Unfortunately, I did not read John Hyde’s web article ‘What’s so bad about privatising our courts?’ until the comments had closed. However, as a former law student and now a researcher in criminology, I have the following thoughts to offer.
Given the general, headlong rush to privatisation and the treatment of big business – especially banks – by government, the accountability spoken of is likely to be conspicuously lacking. The Whitehall culture of rewarding (or covering up) failure is likely to continue. Criminal and civil justice is, and should remain, the sole responsibility of the state and not the vested interests we would likely see with privatisation.
The American system has demonstrated this many times. The US criminal justice system is inherently racist and amounts to little more than human trafficking, with prisons being built simply in anticipation of the effect of proposed legislation and the needs of the businesses run by prisons/corporations. Prisoners are frequently transferred to prisons hundreds of miles from their home states, where they receive minimal or ineffective medical care, and are often subject to a brutality worthy of a banana republic.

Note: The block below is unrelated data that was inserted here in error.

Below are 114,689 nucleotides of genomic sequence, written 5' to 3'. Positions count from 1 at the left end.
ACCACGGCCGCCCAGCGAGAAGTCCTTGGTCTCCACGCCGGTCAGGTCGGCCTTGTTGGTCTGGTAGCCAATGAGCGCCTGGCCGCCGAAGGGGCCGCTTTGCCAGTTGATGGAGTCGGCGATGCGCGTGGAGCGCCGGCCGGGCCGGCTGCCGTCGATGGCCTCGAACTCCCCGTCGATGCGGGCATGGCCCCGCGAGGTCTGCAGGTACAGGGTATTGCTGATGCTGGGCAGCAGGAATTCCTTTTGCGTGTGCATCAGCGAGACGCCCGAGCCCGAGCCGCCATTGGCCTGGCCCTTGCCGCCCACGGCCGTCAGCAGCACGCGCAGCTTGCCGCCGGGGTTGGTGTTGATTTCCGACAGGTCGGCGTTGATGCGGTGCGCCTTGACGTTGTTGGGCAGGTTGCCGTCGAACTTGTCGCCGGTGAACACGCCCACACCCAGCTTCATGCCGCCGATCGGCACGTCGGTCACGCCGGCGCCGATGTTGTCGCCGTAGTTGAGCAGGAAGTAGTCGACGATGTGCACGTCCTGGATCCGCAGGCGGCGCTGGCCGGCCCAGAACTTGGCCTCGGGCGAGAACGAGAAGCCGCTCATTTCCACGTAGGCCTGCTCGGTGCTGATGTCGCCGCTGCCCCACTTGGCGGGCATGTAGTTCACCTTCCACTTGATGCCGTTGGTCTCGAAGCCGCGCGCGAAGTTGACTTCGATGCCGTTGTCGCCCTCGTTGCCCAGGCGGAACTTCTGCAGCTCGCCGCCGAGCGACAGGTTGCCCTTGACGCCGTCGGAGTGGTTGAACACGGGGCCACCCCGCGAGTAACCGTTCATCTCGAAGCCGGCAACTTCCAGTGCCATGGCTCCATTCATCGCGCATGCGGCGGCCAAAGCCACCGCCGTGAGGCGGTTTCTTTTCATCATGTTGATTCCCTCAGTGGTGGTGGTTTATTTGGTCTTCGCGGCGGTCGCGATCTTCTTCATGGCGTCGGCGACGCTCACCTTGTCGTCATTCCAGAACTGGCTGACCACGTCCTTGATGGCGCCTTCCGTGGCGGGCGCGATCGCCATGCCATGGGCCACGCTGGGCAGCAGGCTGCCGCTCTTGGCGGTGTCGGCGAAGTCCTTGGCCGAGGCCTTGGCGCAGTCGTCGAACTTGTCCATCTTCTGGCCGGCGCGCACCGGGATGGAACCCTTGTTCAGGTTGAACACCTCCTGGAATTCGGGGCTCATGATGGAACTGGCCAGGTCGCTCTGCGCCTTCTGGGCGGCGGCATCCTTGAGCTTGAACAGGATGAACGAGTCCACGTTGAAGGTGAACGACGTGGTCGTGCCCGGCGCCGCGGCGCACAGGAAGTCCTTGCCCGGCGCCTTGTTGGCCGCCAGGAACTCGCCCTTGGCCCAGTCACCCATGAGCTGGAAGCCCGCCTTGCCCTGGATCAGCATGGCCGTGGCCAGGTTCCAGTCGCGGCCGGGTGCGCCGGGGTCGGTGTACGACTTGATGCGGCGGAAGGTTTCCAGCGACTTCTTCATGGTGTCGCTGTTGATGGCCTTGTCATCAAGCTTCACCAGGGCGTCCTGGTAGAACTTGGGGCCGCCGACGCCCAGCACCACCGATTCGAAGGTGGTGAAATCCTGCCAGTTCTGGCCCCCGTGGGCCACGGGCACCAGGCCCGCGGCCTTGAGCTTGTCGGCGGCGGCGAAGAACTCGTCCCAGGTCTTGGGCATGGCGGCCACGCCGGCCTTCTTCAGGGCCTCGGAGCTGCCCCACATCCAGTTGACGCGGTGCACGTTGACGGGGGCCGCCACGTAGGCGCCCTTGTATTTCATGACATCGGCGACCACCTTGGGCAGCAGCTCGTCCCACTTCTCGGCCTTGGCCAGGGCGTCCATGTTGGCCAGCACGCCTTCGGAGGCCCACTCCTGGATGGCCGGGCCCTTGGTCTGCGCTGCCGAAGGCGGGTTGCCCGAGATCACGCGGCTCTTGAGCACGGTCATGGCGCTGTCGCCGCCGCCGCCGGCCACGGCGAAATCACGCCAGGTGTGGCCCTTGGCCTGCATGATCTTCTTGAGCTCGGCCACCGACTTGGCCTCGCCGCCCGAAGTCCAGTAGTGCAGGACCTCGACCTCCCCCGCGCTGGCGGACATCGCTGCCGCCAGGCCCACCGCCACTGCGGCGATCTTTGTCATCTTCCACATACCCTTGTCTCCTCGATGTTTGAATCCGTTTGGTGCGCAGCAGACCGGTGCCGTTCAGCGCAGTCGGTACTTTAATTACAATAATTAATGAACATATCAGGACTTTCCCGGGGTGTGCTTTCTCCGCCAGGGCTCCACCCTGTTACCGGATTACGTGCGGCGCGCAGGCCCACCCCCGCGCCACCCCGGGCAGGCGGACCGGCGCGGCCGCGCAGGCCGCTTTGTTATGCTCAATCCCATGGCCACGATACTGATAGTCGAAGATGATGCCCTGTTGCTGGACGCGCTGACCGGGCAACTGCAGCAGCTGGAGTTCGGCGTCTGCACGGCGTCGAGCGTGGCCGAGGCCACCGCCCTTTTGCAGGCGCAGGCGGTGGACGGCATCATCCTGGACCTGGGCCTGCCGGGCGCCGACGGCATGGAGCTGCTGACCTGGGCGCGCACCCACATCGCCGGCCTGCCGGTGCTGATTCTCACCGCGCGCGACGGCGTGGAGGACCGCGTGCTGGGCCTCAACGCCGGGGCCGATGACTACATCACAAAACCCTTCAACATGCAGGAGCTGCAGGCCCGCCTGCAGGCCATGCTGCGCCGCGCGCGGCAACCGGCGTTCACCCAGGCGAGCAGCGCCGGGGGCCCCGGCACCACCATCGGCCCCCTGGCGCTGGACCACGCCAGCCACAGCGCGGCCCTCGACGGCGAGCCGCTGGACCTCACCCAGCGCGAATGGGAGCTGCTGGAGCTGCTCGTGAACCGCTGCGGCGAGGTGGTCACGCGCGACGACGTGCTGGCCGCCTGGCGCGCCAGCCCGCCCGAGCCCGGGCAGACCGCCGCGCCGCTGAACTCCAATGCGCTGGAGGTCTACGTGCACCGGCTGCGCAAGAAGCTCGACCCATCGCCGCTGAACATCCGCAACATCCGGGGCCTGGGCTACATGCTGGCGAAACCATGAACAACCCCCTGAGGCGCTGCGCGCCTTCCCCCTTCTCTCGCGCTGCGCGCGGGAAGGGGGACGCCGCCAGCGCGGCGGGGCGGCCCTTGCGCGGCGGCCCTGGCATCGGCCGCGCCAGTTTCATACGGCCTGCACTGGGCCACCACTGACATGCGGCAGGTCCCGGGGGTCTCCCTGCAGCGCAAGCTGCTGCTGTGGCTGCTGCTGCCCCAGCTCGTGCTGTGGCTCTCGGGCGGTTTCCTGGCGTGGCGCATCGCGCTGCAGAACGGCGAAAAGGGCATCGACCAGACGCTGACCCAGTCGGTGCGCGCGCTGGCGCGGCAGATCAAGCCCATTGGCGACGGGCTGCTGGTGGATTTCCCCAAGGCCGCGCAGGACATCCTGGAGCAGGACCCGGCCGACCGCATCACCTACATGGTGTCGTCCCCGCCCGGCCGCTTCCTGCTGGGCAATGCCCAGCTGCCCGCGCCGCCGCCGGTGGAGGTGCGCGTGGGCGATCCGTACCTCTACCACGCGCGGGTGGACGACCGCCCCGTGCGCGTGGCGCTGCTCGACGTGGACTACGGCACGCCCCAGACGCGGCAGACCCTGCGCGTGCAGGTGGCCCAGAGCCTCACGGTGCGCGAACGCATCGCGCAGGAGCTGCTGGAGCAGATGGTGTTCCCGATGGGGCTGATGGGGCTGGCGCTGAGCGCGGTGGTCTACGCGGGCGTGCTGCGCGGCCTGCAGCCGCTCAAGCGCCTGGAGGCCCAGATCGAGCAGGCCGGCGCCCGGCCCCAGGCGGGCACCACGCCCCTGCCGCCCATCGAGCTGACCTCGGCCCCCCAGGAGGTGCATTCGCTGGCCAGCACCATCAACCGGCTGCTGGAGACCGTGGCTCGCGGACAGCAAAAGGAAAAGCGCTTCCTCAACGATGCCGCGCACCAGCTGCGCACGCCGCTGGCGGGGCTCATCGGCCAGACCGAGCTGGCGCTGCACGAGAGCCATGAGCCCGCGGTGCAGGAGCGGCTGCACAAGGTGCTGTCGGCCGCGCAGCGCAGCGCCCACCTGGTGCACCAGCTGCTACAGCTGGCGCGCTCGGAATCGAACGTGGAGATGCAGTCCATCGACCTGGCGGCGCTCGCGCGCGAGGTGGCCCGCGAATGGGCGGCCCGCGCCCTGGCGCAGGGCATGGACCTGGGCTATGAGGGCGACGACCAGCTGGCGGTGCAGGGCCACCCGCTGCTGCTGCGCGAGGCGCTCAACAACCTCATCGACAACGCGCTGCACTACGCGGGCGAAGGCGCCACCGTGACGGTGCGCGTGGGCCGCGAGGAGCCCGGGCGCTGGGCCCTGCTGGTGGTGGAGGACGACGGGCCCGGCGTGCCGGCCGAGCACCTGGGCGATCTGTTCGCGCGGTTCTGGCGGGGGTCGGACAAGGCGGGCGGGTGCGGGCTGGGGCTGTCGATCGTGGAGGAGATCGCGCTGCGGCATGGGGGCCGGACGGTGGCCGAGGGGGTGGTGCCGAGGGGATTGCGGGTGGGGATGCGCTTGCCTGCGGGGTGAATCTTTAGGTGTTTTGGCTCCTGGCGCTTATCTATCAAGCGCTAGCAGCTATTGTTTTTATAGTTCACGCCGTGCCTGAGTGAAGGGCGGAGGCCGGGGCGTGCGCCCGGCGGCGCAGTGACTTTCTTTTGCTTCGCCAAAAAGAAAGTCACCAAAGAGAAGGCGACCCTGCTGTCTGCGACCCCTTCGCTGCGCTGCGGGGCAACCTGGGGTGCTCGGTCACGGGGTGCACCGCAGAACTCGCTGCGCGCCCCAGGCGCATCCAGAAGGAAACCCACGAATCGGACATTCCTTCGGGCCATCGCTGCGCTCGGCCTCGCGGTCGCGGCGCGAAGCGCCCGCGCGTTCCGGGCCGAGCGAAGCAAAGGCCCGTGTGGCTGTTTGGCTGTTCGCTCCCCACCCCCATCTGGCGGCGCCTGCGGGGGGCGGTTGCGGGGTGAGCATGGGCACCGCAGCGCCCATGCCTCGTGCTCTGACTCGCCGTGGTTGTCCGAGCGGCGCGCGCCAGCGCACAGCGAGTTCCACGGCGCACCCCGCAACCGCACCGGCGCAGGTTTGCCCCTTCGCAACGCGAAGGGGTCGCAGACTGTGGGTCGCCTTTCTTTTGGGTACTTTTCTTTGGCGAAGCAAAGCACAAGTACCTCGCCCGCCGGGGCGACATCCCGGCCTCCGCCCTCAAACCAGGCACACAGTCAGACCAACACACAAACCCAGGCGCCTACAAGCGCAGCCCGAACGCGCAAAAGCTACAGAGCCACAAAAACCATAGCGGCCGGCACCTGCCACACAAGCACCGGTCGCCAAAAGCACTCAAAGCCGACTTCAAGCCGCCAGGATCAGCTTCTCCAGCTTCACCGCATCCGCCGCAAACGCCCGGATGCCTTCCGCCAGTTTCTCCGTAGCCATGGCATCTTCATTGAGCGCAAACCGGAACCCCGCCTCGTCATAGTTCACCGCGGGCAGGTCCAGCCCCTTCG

Continuing on this course in the UK could result in criminal defendants being serviced by a court system owned and maintained by the same company that both transports the defendants to prison and governs whether they receive parole or an effective probation oversight – even the same company that writes any pre-sentencing report. The potential for injustice and corruption is obvious, when one considers the recent jailing of two US judges for taking bribes from a corrections company to jail juveniles.
What incentive would such a company have to grant parole or recommend probation, when it would earn more from continuing to detain a prisoner? What incentive would such a company have to write a pre-sentencing report which recommends a non-custodial sentence when it would earn more from continuing to detain a prisoner?
In respect of civil litigants – if anyone can afford to be one – we could see cases where a litigant is taking action against the very company, or an associate of the company, running the courts.
John Lockett, Burnley